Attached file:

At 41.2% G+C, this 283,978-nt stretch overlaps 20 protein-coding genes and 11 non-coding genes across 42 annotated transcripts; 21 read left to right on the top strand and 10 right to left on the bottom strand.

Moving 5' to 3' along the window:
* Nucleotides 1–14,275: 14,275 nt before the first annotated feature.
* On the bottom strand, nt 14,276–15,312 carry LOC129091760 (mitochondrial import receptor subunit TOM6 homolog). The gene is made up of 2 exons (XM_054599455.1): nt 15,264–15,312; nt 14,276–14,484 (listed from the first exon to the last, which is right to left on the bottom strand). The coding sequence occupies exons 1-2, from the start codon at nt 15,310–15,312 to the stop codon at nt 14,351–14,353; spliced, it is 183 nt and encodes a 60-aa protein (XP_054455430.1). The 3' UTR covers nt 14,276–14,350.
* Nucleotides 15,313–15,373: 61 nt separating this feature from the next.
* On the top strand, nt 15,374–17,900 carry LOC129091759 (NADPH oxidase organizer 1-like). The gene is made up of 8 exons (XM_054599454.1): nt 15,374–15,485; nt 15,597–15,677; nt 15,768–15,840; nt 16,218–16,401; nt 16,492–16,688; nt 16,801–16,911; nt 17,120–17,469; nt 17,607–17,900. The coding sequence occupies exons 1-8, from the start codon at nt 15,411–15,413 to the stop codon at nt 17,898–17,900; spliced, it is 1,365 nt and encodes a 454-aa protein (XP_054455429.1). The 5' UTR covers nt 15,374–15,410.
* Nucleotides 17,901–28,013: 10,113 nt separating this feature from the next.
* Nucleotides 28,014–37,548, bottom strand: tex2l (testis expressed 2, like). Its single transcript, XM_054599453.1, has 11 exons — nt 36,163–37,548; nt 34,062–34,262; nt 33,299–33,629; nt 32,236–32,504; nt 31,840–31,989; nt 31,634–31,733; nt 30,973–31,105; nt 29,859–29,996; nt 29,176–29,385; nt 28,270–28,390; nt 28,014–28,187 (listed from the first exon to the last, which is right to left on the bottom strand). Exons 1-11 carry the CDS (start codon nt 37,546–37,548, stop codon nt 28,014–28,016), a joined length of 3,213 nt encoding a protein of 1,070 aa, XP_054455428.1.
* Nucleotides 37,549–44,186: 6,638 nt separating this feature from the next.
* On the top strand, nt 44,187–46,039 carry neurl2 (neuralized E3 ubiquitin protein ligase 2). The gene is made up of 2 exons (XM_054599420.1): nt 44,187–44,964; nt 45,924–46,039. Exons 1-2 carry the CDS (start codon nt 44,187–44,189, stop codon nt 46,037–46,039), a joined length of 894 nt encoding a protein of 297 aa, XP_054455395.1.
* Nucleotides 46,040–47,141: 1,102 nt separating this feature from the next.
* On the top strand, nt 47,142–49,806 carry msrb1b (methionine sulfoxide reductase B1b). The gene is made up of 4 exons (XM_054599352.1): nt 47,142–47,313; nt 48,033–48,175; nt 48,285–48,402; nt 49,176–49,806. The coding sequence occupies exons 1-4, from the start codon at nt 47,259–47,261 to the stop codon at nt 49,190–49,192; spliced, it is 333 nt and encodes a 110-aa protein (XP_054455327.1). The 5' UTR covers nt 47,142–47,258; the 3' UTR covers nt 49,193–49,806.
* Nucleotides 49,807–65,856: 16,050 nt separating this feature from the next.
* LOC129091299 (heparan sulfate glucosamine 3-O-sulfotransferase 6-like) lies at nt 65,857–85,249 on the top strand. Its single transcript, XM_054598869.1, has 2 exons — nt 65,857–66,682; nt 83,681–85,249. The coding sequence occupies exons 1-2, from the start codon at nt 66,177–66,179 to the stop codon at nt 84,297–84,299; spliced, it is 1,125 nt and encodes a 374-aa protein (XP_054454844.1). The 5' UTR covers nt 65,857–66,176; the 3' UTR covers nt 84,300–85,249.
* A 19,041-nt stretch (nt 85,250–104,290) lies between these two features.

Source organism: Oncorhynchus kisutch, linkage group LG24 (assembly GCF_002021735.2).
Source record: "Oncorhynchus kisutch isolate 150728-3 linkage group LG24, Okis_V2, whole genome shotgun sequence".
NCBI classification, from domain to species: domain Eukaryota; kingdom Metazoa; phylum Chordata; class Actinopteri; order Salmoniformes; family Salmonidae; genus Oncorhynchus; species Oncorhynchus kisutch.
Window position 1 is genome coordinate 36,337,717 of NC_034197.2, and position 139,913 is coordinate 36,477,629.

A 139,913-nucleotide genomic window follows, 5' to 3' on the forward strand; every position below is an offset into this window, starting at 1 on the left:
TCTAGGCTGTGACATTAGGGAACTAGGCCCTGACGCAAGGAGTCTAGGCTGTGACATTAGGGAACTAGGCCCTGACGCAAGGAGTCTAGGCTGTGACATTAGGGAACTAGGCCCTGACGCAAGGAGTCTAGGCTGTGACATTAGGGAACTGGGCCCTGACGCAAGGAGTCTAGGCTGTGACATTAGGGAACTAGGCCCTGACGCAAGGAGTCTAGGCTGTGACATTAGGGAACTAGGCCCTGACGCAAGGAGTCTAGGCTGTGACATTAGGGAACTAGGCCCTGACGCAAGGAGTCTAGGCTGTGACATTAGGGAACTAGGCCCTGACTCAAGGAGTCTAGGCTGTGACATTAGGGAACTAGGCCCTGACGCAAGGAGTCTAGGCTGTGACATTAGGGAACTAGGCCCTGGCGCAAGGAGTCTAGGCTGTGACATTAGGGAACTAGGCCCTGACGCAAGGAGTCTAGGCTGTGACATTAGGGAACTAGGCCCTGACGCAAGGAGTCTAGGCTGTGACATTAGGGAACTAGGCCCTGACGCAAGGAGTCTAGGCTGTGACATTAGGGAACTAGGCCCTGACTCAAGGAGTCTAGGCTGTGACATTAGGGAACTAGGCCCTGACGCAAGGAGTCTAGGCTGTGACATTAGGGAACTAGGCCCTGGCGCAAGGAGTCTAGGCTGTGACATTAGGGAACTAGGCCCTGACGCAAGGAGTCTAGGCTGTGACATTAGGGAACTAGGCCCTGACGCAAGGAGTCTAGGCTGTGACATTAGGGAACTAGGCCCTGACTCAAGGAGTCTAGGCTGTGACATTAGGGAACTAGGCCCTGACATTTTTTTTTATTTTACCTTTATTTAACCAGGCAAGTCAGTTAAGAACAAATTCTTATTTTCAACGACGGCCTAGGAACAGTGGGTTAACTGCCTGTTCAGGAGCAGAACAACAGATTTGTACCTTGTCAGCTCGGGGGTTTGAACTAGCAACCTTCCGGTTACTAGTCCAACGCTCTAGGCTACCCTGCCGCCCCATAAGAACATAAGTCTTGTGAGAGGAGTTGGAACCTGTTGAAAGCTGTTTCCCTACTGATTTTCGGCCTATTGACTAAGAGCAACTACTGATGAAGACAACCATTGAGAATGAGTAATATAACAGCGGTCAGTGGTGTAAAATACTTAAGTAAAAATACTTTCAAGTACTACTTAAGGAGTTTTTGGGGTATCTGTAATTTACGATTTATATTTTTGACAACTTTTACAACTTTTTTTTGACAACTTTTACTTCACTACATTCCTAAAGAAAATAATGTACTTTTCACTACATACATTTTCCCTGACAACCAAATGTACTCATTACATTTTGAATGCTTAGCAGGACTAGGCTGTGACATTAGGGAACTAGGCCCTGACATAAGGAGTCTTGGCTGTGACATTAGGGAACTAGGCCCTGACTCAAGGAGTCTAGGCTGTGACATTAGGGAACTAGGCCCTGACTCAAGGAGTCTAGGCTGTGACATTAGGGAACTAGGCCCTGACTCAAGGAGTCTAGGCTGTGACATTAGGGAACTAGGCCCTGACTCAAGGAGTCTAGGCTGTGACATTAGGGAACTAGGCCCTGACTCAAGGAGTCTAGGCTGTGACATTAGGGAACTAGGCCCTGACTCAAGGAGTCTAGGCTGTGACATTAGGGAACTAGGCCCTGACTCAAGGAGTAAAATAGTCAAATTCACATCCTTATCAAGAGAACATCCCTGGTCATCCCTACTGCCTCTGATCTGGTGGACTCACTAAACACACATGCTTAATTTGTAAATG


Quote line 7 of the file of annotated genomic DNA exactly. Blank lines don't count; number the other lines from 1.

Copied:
* Nucleotides 17,901–28,013: 10,113 nt separating this feature from the next.